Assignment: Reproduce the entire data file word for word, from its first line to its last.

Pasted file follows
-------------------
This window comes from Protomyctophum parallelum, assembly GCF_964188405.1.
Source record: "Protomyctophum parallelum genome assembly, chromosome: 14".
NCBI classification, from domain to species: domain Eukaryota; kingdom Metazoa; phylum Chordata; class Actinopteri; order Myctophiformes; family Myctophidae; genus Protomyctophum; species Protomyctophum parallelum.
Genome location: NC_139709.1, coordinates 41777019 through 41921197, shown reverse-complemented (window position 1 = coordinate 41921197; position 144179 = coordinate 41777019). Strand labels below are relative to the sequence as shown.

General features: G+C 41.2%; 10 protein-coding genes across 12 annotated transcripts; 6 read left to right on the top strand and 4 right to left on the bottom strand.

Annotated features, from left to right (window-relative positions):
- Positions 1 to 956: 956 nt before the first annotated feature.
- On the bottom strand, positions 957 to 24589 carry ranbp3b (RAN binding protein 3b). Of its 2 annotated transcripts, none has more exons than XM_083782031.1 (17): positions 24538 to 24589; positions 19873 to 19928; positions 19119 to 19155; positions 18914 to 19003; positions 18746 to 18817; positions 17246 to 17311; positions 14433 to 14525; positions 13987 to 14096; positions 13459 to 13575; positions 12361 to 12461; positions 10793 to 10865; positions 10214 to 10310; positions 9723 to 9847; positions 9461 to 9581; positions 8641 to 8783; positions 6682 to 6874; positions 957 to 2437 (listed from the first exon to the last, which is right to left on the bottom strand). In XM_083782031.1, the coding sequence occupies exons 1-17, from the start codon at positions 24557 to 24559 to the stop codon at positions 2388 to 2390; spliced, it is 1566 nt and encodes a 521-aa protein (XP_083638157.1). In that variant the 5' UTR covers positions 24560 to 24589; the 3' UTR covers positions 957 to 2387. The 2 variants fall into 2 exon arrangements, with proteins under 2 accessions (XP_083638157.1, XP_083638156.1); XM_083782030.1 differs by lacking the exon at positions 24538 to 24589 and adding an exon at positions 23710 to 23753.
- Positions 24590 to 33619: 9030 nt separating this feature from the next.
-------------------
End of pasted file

This window comes from Protomyctophum parallelum, assembly GCF_964188405.1.
Source record: "Protomyctophum parallelum genome assembly, chromosome: 14".
NCBI classification, from domain to species: domain Eukaryota; kingdom Metazoa; phylum Chordata; class Actinopteri; order Myctophiformes; family Myctophidae; genus Protomyctophum; species Protomyctophum parallelum.
Genome location: NC_139709.1, coordinates 41777019 through 41921197, shown reverse-complemented (window position 1 = coordinate 41921197; position 144179 = coordinate 41777019). Strand labels below are relative to the sequence as shown.

General features: G+C 41.2%; 10 protein-coding genes across 12 annotated transcripts; 6 read left to right on the top strand and 4 right to left on the bottom strand.

Annotated features, from left to right (window-relative positions):
- Positions 1 to 956: 956 nt before the first annotated feature.
- On the bottom strand, positions 957 to 24589 carry ranbp3b (RAN binding protein 3b). Of its 2 annotated transcripts, none has more exons than XM_083782031.1 (17): positions 24538 to 24589; positions 19873 to 19928; positions 19119 to 19155; positions 18914 to 19003; positions 18746 to 18817; positions 17246 to 17311; positions 14433 to 14525; positions 13987 to 14096; positions 13459 to 13575; positions 12361 to 12461; positions 10793 to 10865; positions 10214 to 10310; positions 9723 to 9847; positions 9461 to 9581; positions 8641 to 8783; positions 6682 to 6874; positions 957 to 2437 (listed from the first exon to the last, which is right to left on the bottom strand). In XM_083782031.1, the coding sequence occupies exons 1-17, from the start codon at positions 24557 to 24559 to the stop codon at positions 2388 to 2390; spliced, it is 1566 nt and encodes a 521-aa protein (XP_083638157.1). In that variant the 5' UTR covers positions 24560 to 24589; the 3' UTR covers positions 957 to 2387. The 2 variants fall into 2 exon arrangements, with proteins under 2 accessions (XP_083638157.1, XP_083638156.1); XM_083782030.1 differs by lacking the exon at positions 24538 to 24589 and adding an exon at positions 23710 to 23753.
- Positions 24590 to 33619: 9030 nt separating this feature from the next.